oldrover

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#28
Well, I wouldn't rank this case extremely highly as a time slip, but I have no reason to reject anyone's honest testimony. As for "suspension of disbelief" I don't believe that an objective researcher should be subject to belief or disbelief -- one should just collect data and see where they lead. As someone who trained in Psychology (and did my postgrad research on memory) I am quite aware of the general unreliability of human memory, but a general statement about our cognitive skills shouldn't be taken to justify rejecting testimony in any specific situation, particularly if you choose to play this particular card when dealing with a phenomenon that you yourself are sceptical about. And as the late Prof Macdonald said once, talking about UFOs, but it is equally valid here, witnesses to a car crash may get speeds, sequences of events, all the key details wrong, but they never say they saw a giraffe colliding with a dinosaur. There is a core of experience in any given situation and that is what we need to determine.
Well then Carl, I suddenly find this conversation much more interesting. If you wouldn't mind, I'd appreciate it if you could cite the key elements of the men's testimony that you find significant.

As to giraffes v dinosaurs, this isn't what we're discussing here t all is it. We're dealing with impressions recalled thirty years later. And there, as you're knowledgeable on this subject, I'm sure you'd agree that witnesses certainly do add these sort of details in recollections. Especially as in this case two of the men discussed this prior to presenting their versions to McKenzie.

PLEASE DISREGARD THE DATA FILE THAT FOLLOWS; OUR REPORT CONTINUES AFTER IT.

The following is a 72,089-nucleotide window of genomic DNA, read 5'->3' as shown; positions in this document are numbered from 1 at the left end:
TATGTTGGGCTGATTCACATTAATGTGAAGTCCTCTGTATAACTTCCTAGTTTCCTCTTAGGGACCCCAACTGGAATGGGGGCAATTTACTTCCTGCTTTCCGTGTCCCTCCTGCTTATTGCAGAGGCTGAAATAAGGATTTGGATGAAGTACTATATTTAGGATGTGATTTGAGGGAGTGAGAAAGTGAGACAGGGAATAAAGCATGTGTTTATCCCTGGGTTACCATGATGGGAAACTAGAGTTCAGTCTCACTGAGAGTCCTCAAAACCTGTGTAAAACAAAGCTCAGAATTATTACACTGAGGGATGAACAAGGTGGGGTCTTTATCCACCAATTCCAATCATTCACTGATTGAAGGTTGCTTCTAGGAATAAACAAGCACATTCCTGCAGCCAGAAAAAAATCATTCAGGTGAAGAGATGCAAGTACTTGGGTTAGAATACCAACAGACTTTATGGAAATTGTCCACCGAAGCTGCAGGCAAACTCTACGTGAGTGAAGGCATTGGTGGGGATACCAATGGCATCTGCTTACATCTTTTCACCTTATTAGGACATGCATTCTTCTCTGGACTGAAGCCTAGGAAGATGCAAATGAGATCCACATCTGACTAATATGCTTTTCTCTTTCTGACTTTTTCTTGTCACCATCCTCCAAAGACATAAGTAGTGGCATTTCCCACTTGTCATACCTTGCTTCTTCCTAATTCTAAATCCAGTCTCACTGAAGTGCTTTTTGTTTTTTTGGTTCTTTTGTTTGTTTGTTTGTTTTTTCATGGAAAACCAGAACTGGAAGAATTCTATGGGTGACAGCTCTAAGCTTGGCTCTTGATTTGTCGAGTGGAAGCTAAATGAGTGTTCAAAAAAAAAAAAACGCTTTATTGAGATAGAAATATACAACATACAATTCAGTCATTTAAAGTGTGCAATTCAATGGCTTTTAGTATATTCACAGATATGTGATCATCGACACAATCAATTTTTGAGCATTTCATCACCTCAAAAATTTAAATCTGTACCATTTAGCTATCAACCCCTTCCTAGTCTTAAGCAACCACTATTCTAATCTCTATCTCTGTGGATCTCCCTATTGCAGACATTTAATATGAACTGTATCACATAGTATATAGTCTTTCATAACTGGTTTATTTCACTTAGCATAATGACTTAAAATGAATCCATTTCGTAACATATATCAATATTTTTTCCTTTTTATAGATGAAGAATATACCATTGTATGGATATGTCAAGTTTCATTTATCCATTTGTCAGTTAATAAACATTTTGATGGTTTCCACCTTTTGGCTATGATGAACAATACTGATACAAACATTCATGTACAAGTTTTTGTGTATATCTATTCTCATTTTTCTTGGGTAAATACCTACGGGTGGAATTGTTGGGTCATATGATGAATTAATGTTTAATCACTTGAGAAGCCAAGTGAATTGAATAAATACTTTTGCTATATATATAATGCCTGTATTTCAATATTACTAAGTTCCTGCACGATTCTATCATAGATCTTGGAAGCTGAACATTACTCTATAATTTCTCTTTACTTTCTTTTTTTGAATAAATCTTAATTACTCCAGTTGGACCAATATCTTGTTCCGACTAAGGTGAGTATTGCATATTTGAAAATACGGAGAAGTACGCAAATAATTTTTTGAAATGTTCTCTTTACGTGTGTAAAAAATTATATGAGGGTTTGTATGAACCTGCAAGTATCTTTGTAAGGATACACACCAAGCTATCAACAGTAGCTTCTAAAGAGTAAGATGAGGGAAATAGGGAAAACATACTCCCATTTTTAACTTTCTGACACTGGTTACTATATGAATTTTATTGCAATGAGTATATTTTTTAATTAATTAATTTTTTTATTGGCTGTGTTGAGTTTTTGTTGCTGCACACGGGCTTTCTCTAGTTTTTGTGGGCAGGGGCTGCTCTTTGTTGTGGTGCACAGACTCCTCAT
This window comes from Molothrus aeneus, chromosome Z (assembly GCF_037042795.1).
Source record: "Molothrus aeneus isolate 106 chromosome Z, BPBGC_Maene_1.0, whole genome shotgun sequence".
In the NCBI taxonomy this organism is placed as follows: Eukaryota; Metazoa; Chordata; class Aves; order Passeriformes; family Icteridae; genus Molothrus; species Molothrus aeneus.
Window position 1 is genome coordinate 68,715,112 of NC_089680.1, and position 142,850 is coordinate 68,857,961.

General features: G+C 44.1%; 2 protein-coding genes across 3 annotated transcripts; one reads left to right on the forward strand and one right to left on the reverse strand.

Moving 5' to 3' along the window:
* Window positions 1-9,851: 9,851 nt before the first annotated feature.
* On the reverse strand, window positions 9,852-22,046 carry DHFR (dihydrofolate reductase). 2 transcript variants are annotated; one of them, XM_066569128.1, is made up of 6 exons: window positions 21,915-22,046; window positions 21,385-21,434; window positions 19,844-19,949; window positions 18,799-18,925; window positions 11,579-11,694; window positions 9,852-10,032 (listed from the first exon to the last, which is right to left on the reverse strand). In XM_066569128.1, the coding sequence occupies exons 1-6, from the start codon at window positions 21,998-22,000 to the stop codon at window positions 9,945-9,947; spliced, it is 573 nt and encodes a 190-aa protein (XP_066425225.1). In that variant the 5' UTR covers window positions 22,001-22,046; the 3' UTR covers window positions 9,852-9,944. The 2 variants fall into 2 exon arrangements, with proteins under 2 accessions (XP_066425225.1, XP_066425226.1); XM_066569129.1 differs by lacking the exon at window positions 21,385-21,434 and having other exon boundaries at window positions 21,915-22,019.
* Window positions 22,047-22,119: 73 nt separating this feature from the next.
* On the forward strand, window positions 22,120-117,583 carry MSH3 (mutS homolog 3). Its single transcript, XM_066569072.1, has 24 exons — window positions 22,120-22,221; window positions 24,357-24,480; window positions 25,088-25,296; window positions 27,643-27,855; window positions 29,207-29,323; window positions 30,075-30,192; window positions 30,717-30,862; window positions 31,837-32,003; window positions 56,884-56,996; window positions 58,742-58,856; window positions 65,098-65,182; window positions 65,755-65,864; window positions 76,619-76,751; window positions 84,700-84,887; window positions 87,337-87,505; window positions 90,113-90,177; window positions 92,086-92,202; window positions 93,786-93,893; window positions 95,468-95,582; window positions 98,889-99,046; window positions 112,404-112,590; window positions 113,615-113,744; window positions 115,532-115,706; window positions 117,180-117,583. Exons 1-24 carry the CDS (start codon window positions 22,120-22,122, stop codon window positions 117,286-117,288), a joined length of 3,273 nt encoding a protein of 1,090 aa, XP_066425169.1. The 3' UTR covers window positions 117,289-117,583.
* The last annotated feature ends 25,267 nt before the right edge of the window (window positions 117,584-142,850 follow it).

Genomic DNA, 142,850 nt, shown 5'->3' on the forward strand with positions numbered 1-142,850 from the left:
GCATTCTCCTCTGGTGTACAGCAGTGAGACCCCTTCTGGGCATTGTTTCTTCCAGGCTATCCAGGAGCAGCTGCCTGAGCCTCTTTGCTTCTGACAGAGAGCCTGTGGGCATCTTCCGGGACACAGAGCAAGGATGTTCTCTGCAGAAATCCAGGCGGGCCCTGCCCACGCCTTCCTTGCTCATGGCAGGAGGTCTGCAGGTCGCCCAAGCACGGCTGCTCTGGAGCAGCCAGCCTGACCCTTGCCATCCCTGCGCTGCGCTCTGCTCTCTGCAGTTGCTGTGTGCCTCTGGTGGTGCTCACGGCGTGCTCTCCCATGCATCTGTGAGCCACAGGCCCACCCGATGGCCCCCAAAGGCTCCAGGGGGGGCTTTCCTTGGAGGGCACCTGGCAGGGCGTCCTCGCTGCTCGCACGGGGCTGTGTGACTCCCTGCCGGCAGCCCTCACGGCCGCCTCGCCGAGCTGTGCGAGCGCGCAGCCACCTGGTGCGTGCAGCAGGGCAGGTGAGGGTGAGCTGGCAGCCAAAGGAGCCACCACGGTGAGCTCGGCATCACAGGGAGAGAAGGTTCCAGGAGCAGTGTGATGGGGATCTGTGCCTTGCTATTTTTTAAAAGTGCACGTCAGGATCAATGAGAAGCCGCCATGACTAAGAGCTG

But that's beside the pint to a large extent, as I say, if you wouldn't mind, I'd be interested in hearing which details about this business you consider significant.
 

INT21

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#29
It is Baker's response to the situation that bothers me. I do feel that, if things happened as the story suggests, then it is very strange that even a person from a different kind of town would not think something wasn't right.

In fact the whole story would be more acceptable if Baker was not in it.

INT21
 

EnolaGaia

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#30
... Here is what Laing says: ...
Thanks for the Laing quotation ...

I'm still struggling to make sense of the orientational cues (such as they are ... ) in the various accounts / retellings of this incident.

The central lane in the village of Kersey runs roughly north / south, with St. Mary's on the rise or small ridge to the south of the ford / 'splash' in the village's center.

I can't clearly determine what the 3 cadets' path into and out of the village may have been. Some accounts describe the events as if the trio was following the main lane through the village, but without specifying their general direction of travel.

The Laing account you quoted seems to indicate the boys approached Kersey from the east or west (via the fields extending to either side of the main road). This east / west directionality seems to be implied, but not explicit, within some accounts.

Another issue that bothers me is whether the trio was traveling strictly along the established lanes, versus hiking cross-country.

Laing's mention of scaling a fence is one of the few clearcut clues that they were cutting cross-country, and his is the only account I've seen that unambiguously indicates a direction of travel (east to west).